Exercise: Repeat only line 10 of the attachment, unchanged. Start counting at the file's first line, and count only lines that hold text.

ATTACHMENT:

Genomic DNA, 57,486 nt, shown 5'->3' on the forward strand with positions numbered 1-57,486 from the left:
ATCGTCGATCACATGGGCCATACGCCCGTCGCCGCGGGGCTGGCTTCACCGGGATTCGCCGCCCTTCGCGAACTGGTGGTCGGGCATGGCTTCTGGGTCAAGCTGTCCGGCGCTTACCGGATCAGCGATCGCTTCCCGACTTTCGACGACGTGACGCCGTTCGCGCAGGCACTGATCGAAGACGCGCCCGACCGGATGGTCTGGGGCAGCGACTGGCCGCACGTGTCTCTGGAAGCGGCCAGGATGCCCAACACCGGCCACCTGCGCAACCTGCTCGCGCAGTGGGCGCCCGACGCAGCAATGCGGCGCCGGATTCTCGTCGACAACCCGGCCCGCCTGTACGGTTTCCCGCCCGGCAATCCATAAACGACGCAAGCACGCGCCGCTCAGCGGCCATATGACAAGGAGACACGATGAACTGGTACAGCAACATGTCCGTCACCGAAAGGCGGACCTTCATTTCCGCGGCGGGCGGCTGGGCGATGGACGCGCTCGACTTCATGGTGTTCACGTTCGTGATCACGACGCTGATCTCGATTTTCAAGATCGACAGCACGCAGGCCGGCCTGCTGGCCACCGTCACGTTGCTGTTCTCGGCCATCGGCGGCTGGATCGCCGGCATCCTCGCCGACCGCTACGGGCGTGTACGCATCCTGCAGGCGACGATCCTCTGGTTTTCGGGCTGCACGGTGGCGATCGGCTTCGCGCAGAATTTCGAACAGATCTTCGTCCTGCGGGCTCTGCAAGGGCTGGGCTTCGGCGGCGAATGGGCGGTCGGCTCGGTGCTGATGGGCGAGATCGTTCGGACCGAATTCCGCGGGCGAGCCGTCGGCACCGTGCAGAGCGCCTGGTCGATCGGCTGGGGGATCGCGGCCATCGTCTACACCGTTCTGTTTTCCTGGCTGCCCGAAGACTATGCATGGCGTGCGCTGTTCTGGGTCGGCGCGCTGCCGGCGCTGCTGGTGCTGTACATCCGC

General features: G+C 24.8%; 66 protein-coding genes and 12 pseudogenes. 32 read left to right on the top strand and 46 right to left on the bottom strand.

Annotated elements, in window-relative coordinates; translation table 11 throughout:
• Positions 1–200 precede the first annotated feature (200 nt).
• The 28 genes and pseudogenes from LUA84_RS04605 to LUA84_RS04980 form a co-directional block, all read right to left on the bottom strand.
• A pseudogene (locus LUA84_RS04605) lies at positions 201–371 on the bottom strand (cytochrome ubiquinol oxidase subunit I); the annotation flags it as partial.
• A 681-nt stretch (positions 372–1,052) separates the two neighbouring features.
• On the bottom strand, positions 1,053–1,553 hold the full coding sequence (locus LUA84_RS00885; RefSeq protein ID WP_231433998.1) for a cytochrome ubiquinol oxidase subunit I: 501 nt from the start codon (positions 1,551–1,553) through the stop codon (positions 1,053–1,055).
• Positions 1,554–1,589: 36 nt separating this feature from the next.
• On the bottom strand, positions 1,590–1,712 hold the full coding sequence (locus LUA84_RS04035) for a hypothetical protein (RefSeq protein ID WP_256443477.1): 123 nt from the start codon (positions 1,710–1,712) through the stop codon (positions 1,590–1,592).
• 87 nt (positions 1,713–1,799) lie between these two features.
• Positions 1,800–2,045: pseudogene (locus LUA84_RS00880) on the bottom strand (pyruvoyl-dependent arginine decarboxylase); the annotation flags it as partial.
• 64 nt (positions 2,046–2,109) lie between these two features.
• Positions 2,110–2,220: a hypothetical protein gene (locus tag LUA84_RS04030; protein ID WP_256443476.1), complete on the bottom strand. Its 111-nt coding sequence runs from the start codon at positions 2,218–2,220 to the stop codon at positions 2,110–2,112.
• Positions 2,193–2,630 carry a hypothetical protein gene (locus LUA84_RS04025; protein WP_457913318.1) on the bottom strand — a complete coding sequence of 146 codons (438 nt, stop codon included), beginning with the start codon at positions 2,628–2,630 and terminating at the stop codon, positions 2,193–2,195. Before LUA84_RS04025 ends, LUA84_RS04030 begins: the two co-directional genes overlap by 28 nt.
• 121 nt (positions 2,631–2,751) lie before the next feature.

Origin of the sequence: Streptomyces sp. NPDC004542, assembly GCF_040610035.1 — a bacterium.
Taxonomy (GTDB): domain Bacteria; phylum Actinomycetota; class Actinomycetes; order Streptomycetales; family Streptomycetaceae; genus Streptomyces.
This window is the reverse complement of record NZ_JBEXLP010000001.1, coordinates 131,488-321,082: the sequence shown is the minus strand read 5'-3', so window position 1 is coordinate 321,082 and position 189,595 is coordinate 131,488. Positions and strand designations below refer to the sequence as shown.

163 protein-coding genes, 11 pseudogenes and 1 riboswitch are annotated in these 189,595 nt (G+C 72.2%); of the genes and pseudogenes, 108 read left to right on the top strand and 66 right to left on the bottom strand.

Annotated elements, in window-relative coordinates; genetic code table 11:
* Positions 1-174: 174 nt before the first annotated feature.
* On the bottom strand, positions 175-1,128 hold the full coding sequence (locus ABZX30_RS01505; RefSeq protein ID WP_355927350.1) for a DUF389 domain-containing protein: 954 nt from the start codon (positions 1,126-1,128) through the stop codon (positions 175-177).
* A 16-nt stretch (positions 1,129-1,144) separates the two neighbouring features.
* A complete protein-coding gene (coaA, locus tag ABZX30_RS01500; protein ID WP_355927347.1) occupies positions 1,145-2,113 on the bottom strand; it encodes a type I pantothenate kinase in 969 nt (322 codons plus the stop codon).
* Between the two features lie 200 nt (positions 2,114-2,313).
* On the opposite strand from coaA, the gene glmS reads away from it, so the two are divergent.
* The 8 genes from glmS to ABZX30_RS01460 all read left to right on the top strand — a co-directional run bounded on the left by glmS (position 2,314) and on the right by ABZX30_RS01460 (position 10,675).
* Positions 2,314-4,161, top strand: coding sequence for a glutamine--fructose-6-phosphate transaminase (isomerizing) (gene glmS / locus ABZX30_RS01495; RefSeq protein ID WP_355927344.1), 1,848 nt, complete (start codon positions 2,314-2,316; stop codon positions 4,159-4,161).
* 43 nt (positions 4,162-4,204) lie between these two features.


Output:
• Positions 1,554–1,589: 36 nt separating this feature from the next.